With the government softening its stance against marijuana and recent state legislation to ease access, there is renewed interest in what the long-term impact of increased marijuana use might have on cigarette smoking. Even while many Americans express a greater openness to use of marijuana, the nation’s tolerance for tobacco use has been declining. Yet, a new National Institute on Drug Abuse (NIDA) study shows that making marijuana more available is likely to increase the number of cigarette smokers.
The organizing body of American college athletics is considering changes to its existing drug penalties. In most instances, college athletes who test positive for drugs are given a one year suspension. The suggested new ruling would force athletes who test positive for marijuana to sit out for half of that time. Meanwhile, overall drug testing is up, including random tests without reasonable suspicion.
Adolescents may be worried about how many likes they have on their Facebook page. They may feel uneasy if they can’t use their mobile device. What they don’t think is a problem is daily pot smoking.
When fewer kids are drinking alcohol, does that mean that we’ve won the war against drinking and driving? A large student survey from Canada could prove insightful for understanding the substance use trend among adolescents and for gauging which messages are getting through and which may not be.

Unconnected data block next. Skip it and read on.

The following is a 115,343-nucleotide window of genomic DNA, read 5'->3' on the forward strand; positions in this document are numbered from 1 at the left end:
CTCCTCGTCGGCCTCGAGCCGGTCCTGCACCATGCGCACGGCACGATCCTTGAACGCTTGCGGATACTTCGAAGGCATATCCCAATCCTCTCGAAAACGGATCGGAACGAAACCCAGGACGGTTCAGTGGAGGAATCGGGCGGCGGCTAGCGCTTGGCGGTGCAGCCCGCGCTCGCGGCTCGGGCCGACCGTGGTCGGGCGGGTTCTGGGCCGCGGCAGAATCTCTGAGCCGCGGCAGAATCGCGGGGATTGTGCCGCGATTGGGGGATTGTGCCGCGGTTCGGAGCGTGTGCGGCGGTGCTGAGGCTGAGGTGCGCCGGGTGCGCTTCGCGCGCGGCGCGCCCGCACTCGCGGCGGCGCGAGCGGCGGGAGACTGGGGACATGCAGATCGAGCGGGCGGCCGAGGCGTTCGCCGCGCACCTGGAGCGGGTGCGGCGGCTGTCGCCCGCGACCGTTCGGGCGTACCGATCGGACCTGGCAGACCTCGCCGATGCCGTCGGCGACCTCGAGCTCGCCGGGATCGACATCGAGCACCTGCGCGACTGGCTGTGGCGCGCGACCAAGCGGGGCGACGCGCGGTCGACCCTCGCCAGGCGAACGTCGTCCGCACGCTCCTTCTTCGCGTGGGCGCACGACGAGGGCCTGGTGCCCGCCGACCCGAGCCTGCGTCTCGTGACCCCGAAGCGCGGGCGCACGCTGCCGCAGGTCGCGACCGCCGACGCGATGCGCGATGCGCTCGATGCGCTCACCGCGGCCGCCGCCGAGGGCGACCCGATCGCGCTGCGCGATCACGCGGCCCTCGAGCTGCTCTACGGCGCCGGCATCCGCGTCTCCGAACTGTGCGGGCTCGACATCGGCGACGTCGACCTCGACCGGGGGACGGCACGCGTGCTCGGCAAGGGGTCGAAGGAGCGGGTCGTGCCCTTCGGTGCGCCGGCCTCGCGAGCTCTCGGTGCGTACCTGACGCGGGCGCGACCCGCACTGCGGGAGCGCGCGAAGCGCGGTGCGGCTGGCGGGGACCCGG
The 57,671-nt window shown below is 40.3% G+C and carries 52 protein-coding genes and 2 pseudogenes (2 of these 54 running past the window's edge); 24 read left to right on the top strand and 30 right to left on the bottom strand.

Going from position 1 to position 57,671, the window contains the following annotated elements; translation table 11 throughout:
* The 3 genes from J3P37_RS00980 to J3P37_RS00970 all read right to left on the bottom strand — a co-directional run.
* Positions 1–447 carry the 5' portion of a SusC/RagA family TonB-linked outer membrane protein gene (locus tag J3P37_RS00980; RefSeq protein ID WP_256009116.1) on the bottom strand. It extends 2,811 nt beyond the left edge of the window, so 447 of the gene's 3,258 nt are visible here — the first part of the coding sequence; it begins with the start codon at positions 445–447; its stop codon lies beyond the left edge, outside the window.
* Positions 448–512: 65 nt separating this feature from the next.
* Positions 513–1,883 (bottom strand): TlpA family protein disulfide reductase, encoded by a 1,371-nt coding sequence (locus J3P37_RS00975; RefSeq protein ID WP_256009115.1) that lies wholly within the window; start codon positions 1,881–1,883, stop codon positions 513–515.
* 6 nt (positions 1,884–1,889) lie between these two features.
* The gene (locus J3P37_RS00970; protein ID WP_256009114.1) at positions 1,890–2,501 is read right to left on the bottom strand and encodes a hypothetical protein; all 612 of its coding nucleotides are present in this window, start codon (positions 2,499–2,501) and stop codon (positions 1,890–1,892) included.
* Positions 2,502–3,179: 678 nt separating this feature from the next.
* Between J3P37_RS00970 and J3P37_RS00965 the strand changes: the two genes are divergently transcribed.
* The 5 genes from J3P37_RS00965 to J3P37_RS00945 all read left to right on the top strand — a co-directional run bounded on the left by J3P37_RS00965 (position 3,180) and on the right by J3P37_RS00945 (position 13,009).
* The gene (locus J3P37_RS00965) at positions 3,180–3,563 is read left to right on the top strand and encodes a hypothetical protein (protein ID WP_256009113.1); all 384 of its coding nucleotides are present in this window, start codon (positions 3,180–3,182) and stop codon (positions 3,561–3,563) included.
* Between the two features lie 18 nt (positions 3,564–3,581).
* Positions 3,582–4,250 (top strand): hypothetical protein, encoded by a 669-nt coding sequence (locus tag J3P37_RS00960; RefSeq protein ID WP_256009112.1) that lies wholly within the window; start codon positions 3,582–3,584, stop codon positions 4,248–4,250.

Bermuda is the stuff of beach dreams. The subtropical paradise with its pink sand shorelines and cerulean waters seems like an exotic world away from the North American mainland. Yet college kids who grow up there share many of the same attitudes toward drinking and drug use as those in the U.S.
Although the use of performance enhancing drugs (PEDs) in professional and collegiate athletics generates the biggest headlines, recreational drug use is also a problem among many amateur athletes.
Recreational marijuana has been legalized in two U.S. states and has been approved for medical use in 14 others and the District of Columbia. (Medical use legislation is pending in four other states.) Across the country, attitudes toward marijuana are softening, with a surprising number of Americans viewing the drug as harmless. Recent research, however, shows that even a small amount of marijuana use has negative consequences, including making it less likely a person will finish their college education.